And why should they? In January, the European Union task force East StratCom, warned that Russia is seeking to influence the outcome of several key elections in Europe this year with ‘enormous, far-reaching (…) disinformation campaigns.’ Amongst 2,500 fake news stories uncovered by the task force are conspiracy theories over who shot down Flight MH17 over Ukraine to claims that Sweden had banned Christmas lights for religious reasons and that the EU was planning to ban snowmen as “racist”. By spreading vast amounts of conflicting messages, these disinformatzya campaigns seek to persuade audiences that there are so many versions of events that it is impossible to find the truth, impossible to find information one can really trust. The point is to pollute the news ecosystem to make readers question everything and to undermine the very notion of truth itself.

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In the digital age, we communicate on platforms that resemble medieval marketplaces: everyone is shouting and no one seems able to find common ground with those across the aisle. Photo: Francis McKee, CC BY 2.0

People’s difficulties with trusting information is a much bigger problem than fake news. It is also a central premise of the digital age as the “Gutenberg Parenthesis” theory highlights, arguing that the digital age partly represents a return to medieval ways of communicating, before Gutenberg’s movable type facilitated easy printing and revolutionised the world. The new printed word had a different authority that oral communication did not possess. But then the internet happened and we are now communicating through platforms that resemble marketplaces where everyone is shouting, and where those who want to undermine their opponents can simply hire an army of trolls to do the work for them.

Labelling content as fake news may help some to navigate the ecosystem of news, but it represents a shallow response to much larger underlying problems. Legislating against fake news may make its controversy disappear for a moment, but has a potentially chilling effect on freedom of expression. Neither approach will help people figure out whom or what to trust. There are no easy or quick fixes, but if the ambition is to address fake news in all its forms, there is a need to focus on the underlying issues rather prescribing symptomatic treatment. It will require us to go beyond scratching the surface of the deeper problems of our own bias and inability to reach across the aisle and find common ground with the people we disagree with.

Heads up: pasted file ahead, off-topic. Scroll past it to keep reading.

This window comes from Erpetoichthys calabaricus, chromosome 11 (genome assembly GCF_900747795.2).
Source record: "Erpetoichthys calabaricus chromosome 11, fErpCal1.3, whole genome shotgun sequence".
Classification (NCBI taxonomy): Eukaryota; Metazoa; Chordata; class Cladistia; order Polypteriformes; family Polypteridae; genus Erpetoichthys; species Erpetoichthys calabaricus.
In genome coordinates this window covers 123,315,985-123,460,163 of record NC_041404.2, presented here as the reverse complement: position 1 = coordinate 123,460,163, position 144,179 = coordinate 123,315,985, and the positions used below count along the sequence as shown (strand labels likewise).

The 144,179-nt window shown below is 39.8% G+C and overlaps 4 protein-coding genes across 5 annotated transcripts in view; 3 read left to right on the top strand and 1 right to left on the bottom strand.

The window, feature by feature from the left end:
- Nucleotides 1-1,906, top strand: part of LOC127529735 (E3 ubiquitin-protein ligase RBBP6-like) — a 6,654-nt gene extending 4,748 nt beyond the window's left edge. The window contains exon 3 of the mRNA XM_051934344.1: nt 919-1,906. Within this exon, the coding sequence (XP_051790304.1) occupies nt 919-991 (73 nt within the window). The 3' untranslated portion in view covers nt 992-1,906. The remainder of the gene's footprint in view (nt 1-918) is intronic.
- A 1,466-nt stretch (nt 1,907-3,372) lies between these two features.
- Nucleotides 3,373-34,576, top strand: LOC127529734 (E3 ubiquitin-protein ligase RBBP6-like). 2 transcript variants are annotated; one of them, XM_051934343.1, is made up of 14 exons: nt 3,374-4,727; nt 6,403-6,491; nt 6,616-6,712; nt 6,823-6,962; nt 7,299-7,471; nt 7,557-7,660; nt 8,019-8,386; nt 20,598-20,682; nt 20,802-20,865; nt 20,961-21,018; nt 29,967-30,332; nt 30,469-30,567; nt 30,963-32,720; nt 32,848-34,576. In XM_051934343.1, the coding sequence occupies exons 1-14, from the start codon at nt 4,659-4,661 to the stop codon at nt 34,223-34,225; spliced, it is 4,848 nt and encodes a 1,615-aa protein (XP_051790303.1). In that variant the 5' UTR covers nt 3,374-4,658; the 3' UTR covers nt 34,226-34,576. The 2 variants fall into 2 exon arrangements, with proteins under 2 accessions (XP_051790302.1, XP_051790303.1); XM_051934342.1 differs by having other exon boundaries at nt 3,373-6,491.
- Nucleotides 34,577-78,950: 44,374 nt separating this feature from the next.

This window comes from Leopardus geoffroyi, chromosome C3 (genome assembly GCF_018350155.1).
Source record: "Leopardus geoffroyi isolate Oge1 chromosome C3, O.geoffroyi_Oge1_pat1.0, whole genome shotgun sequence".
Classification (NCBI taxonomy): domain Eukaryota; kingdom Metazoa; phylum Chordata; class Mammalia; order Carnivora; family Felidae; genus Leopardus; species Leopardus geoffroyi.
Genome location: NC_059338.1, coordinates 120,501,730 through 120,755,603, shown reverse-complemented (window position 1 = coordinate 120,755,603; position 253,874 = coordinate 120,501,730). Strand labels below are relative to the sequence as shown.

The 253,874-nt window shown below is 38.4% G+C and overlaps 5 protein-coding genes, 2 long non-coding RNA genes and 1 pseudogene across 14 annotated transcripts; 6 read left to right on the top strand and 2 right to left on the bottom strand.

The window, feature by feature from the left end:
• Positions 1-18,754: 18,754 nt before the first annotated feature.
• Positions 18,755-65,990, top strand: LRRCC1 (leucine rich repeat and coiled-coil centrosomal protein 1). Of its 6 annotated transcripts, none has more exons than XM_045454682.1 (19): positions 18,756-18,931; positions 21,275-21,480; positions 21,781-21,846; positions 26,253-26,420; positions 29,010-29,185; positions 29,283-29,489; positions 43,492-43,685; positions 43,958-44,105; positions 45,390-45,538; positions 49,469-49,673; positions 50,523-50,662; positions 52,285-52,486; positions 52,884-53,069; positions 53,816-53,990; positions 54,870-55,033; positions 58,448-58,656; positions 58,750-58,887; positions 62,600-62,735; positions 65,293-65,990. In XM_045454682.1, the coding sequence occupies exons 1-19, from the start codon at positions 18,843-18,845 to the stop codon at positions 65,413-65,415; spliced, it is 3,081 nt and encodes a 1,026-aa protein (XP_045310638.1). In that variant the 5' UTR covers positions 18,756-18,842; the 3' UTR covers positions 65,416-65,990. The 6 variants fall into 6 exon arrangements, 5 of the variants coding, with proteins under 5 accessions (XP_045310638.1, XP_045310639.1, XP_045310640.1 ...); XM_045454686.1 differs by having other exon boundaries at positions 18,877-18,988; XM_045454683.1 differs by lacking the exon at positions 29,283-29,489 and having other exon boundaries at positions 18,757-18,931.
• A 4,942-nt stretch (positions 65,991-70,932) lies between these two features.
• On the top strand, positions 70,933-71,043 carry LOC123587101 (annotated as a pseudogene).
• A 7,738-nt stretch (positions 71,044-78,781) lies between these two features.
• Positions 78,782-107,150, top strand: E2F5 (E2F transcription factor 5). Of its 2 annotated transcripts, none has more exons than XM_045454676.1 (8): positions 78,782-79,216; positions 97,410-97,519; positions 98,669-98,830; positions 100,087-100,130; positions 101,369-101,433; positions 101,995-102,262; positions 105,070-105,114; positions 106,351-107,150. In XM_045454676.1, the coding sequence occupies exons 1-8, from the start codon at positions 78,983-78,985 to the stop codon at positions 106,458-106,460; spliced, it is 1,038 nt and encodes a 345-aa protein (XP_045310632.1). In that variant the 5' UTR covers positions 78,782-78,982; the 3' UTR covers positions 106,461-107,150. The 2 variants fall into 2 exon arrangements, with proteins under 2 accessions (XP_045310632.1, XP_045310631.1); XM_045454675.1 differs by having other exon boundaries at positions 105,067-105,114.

This post was co-authored by Andreas Reventlow, Programme Development and Digital Freedom Advisor at International Media Support who works with journalists and human rights defenders to promote standards of professional journalism, digital security and internet freedom. It has been cross-posted from the Berkman Klein Center collection on Medium.

Technology for Accountability Lab MOOC

 

The Program on Liberation Technology (LibTech) at Stanford’s Center on Democracy, Development and the Rule of Law together with the National Democratic Institute (NDI) are proud to launch a free massive open online course dubbed Technology for Accountability Lab.”

The course is geared for global democracy activists, software developers and other stakeholders to conceptualize, plan and implement technological tools and advocacy strategies to improve transparency by opening political and governmental processes.

This 10-week course – which starts on August 9, 2016 – will feature video lectures by Stanford professors Terry Winograd and Larry Diamond, as well as lecturers from NDI, Transparency International, Sunlight Foundation, Creative Commons, ProPublica, and other experts.

To to learn more about the course and register, visit the course link. Please share this announcement widely with interested participants and professional networks (#TFALAB).

Go On! University of Essex Human Rights Summer School (early enrolment discounts available now)

Following on from a successful second year, the Human Rights Centre at the University of Essex is offering its five day summer school on Human Rights Research Methods from 27 June to 1 July 2015.  Additionally, the Human Rights Centre is offering a second week (4-5 July) of thematic modules on two contemporary and cutting edge issues in human rights:

An international team of experts will deliver teaching sessions, including leading human rights academics and practitioners. These are essential courses for postgraduate students, academics, lawyers, those working in civil society and international organisations, and importantly, those holding positions in government, including diplomats and civil servants.  The thematic modules are run in conjunction with the International Centre on Human Rights & Drug Policy and the Human Rights Centre.

Courses will be held at the University of Essex campus in Wivenhoe Park, an hour train ride from central London.  An early booking discount on the published course fee rates is available now.

A full course programme, including enrolment details are available here.  We hope to see you at Essex this summer!